I love the conjuring series.
They are thrilling and scary yet with the string storyline to back it up, the series has given birth to a universe. The conjuring series is based on real-life demonologists Ed and Lorraine Warren. They have filed a lot of intriguing cases but the one case that caught both critical and commercial attention is undoubtedly the doll, Annabelle. The first Annabelle film was very disappointing owing to the less impressive acting and the climax. Plus, as such the scary moments were not up to the point.
But with this sequel the filmmakers redeemed themselves. After losing their daughter, the Mullins decided to host an orphanage for girls under sister Charlotte (Stephanie Sigman). They arrive but two of them gets our attention, Janice (Talitha Bateman), a disabled girl affected with polio, and her friend Linda (Lulu Wilson). Janice is disappointed due to their illness and she feels lonely while the girls marginalize and isolate her. She is “invited” into Mullin’s late daughter’s (Samantha Lee) room by a paranormal occurrence where she finds the doll. Things go downhill from then.
Now, the film is definitely more engaging until the end when compared to the previous Annabelle. The biggest attraction is that the film is so nerve-racking that you might want to switch on your light. The girls are attacked even during daylight so the tradition is broken there. Thankfully the film doesn’t stick to the old school “distress” version of representing the female characters. That’s the one way in which horror films have progressed, women are their own hero. Here we have Charlotte playing the role of a protector. She fights with the help of her faith and presence of mind. Yet she knows what is the best for her students. And the friendship of Linda and Janice is another factor I loved about the movie. Sigman, Wilson, and Bateman delivered a good performance. Bateman has a bright future ahead of her. She played the vulnerable yet strong girls with ease. Her eyes express the grief as well as the horror. Then we see a whole new face of hers which makes the film watching experience different altogether. Wilson stood at par as well, in a way whenever she is attacked, we know that she will be able to stand up and the final scene where Charlotte saves her is shot well. David F Sandberg is the director and he delivered a simple yet classy film last year, “lights out”. The film is just as intriguing as that.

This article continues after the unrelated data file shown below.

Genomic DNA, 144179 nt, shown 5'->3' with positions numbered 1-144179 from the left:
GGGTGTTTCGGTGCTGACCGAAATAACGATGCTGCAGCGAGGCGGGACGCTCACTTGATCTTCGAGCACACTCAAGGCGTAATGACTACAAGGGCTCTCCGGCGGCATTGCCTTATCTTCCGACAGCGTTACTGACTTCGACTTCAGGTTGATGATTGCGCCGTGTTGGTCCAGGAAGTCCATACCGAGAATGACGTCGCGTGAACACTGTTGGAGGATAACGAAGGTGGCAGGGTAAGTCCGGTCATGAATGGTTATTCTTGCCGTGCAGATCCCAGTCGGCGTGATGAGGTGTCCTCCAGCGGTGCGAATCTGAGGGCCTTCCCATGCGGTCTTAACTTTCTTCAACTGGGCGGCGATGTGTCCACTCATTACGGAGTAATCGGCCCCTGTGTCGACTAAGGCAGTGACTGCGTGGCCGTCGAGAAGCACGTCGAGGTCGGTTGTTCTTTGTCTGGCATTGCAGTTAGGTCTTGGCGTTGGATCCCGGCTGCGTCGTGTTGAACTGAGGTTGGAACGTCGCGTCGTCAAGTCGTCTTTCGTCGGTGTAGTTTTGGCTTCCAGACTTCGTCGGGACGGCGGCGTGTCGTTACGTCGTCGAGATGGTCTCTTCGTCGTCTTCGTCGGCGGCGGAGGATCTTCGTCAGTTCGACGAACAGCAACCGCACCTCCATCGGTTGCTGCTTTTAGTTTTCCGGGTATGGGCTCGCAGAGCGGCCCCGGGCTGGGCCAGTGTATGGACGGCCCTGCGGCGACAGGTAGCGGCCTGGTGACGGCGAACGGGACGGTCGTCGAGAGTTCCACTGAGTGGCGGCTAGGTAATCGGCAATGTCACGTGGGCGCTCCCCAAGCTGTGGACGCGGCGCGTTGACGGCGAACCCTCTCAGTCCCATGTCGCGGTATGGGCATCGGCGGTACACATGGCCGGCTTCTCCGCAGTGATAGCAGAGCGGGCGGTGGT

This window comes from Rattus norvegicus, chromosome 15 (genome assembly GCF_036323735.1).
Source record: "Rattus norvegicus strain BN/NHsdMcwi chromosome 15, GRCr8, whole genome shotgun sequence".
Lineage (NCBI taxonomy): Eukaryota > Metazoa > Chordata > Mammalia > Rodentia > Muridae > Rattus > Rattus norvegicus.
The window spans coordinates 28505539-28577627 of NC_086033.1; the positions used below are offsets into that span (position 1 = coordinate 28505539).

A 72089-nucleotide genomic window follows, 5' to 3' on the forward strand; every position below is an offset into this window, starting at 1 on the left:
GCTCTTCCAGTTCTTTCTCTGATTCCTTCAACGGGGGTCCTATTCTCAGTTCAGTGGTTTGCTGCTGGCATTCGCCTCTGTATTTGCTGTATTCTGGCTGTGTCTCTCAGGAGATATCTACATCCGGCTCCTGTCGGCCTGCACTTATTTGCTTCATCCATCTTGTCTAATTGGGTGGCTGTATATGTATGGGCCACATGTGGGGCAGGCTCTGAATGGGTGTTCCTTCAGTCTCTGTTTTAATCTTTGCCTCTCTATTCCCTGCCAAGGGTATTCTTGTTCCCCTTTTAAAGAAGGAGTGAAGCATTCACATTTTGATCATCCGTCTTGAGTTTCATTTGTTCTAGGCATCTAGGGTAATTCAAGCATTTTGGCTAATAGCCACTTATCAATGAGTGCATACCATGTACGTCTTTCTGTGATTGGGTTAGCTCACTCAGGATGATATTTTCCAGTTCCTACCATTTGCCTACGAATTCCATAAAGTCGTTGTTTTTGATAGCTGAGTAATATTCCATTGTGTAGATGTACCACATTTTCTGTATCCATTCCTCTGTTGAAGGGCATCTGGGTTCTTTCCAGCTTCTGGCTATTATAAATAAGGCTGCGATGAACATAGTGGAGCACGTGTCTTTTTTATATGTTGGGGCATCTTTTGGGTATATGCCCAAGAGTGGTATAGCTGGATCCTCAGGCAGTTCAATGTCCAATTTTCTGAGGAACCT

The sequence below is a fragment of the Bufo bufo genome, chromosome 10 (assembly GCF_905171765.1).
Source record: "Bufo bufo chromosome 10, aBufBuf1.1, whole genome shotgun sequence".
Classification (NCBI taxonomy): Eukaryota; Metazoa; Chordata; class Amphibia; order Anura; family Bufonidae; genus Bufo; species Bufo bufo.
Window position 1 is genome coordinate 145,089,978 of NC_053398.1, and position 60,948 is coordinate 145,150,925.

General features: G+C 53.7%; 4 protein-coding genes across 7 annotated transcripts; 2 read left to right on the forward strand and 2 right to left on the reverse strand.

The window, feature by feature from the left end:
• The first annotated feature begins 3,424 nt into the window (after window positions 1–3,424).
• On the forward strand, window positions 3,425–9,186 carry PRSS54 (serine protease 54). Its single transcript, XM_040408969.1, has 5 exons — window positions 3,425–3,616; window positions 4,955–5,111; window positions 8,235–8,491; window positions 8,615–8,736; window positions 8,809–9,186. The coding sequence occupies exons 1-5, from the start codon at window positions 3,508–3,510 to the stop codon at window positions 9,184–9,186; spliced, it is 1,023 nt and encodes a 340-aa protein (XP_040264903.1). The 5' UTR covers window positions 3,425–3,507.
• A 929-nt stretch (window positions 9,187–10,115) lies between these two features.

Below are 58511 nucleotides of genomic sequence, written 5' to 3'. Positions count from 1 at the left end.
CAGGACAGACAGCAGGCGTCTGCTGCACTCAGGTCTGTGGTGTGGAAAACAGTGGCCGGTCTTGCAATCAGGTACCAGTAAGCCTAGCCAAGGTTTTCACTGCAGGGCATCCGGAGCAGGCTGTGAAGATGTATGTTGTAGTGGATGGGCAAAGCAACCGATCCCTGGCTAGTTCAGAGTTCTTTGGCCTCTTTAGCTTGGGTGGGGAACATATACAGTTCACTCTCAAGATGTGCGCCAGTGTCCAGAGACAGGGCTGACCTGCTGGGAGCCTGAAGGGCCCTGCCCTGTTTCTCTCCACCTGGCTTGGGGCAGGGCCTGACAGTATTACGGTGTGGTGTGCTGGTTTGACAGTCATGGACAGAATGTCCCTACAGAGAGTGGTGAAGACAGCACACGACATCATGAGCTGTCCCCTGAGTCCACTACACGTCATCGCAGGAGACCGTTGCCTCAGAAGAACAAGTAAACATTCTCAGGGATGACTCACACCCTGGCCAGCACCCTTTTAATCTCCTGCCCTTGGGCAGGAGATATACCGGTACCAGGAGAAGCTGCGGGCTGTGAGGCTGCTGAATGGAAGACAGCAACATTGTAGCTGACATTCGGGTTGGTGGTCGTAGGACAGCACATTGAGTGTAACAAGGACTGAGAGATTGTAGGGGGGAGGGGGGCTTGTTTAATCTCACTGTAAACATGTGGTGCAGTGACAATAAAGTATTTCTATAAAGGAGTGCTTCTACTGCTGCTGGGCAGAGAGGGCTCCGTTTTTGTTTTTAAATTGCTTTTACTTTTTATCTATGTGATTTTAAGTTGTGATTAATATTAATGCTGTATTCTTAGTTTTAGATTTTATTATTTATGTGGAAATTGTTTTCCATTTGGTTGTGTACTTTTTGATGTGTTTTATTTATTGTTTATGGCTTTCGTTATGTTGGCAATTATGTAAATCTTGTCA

However, I do have an objection. Usually, films show a massive disrespect and stereotype people with mental health problems. In this film, we have a physically vulnerable girl being preyed on by the paranormal. She accentuates this in one of the scenes and Charlottes consoles her. But she is proved right as we witness what happens to her next. That a massive blow and a negative way to depict disabled people, showing that that is the reason why they are susceptible to evil spirits. This aspect is even explained in Annabelle where the spirits prey on “weak and vulnerable”. Can we just sit back and pretend that “weak and vulnerable” are not necessarily those with actual problems, physical or mental. If the film portrayed her as the strongest or the one with the will then it would have been a lot better apart from showing the dramatic recovery leading to the final twist.
The cinematography and editing made the film creepier and slow pacing helped us experience the film like we read a book. The way the storylines of Annabelle and Annabelle creation synchs is the best part and the final twist is well crafted. The scriptwriter deserves a glass of champagne for that.
Annabelle is worth your time. So, watch it with a friend.
Featured image: empire